Tharunka’s Problem with Colour

Although her hair’s turned silvery grey, Wendy Bacon’s beaming smile still sweetly creases her eyes. With age comes wisdom, and perhaps this is most palpable when she admits to Tharunka having a very western view on anti-colonial issues instead of defending or denying its existence like a handful of fragile Whites today. Bacon confessed, “even though we were interested in anti-colonial movements, and liked to think we had a broader view… it was actually a very Western view.”

She’s not wrong. These student writer’s might’ve meant well but it’s no lie that they were at times embodying the colonial saviour’s polite but denigrating rhetoric. It’s this strange blend between White radicalism and heroism that marks their moral ambiguity. They seemed to care about colonial atrocities, and more importantly, found remedies for their ancestral sins – mostly through reports on aid and charity – but these were harming not healing for coloured people. White indifferences were not only evident in coverage but a symptom of the political climate. During Bacon’s tough yet rewarding editorship, organised movements towards sexual liberation were fuelled successfully while race-related concerns were slowly extinguishing.

The Exclusionary Revolution

If I were to recreate a flipbook out of Tharunka’s antiauthoritarian issues, ‘obscene’ and graphic images of the Vietnam War would appear and arrange themselves into a short motion picture, whilst in the background, glimpses of the ‘noble savage’ would dissolve. Long before Disney’s Pocahontas (1995) or Kevin Costner’s only successful film Dances with Wolves (1990), the noble savage predominantly reappeared in literature and art as a symbol of righteousness and a figure uncorrupted by the evils of industrial civilisation and their smoke-puffing factories. In short, they served as a guide or role model for the White man to help restore an unlived connection to the natural environment, which in turn helped rectify their fallen moral conscious.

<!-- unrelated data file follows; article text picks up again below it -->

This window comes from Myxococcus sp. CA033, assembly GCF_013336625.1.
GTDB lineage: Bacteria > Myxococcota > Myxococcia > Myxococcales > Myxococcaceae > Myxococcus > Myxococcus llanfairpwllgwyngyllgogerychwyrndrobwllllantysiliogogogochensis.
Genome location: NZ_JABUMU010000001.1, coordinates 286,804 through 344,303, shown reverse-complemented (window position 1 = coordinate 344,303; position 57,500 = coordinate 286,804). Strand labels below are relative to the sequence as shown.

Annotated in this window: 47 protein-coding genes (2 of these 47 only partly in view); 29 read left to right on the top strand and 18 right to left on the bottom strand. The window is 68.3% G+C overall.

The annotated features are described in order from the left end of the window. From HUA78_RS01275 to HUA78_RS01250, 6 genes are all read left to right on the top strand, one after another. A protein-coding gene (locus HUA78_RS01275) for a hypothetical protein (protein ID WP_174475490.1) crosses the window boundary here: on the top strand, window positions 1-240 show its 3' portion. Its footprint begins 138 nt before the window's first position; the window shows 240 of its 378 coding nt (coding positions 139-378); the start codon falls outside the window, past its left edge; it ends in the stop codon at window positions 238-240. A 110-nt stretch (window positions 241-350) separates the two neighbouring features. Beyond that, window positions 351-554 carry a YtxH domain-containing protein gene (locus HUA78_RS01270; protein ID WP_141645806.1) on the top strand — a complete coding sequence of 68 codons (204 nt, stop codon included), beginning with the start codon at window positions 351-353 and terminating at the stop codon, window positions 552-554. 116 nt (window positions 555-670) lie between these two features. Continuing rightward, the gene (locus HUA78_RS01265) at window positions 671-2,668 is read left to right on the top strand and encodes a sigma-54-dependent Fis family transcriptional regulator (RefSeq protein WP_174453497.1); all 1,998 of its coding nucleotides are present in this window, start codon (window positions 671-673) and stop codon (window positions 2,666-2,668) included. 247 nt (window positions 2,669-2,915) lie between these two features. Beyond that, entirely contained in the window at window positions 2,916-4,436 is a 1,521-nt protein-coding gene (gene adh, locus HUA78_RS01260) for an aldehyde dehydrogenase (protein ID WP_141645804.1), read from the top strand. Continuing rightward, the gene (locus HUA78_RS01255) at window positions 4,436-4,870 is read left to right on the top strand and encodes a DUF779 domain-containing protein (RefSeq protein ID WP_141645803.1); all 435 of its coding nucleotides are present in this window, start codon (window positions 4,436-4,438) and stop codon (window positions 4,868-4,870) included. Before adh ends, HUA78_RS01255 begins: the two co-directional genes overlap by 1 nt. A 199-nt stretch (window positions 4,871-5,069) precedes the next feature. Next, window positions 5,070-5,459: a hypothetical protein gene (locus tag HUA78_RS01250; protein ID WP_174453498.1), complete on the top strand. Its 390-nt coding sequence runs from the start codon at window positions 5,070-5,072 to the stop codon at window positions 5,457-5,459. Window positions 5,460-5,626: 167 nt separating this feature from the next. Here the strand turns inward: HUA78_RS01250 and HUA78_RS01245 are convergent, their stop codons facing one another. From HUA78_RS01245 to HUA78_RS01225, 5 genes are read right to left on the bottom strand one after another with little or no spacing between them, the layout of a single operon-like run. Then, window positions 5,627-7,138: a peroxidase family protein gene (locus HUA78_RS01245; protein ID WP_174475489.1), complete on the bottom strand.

In a similar way, the radical White saviour – as a journalist – adopted the role of the guide by appropriating the voice and needs of the noble savage through charitable coverage and humanitarian efforts.  The White superman was glaringly obvious when, in a 1970 edition, a student journalist promoted a cultural program for ‘powerless people’ that would help them ‘develop a consciousness…as worthwhile human beings.’ Seemingly considerate but ruined of all consideration, they further expressed, ‘we want to help ourselves by helping others,’ and such a remark is a classic testament of the saviour’s self-serving temperament.

The noble savage was also a supporting crutch for the majority-White student body to exploit for the purposes of vehemently antagonising Australia’s involvement in the war. The appeal to saviourism was a political strategy ironically exercised by radical students to rescue and resuscitate not only the primitive ‘Other,’ but the White nation’s declining moral consciousness and conscience as a result of past tallied wars damaging its reputation.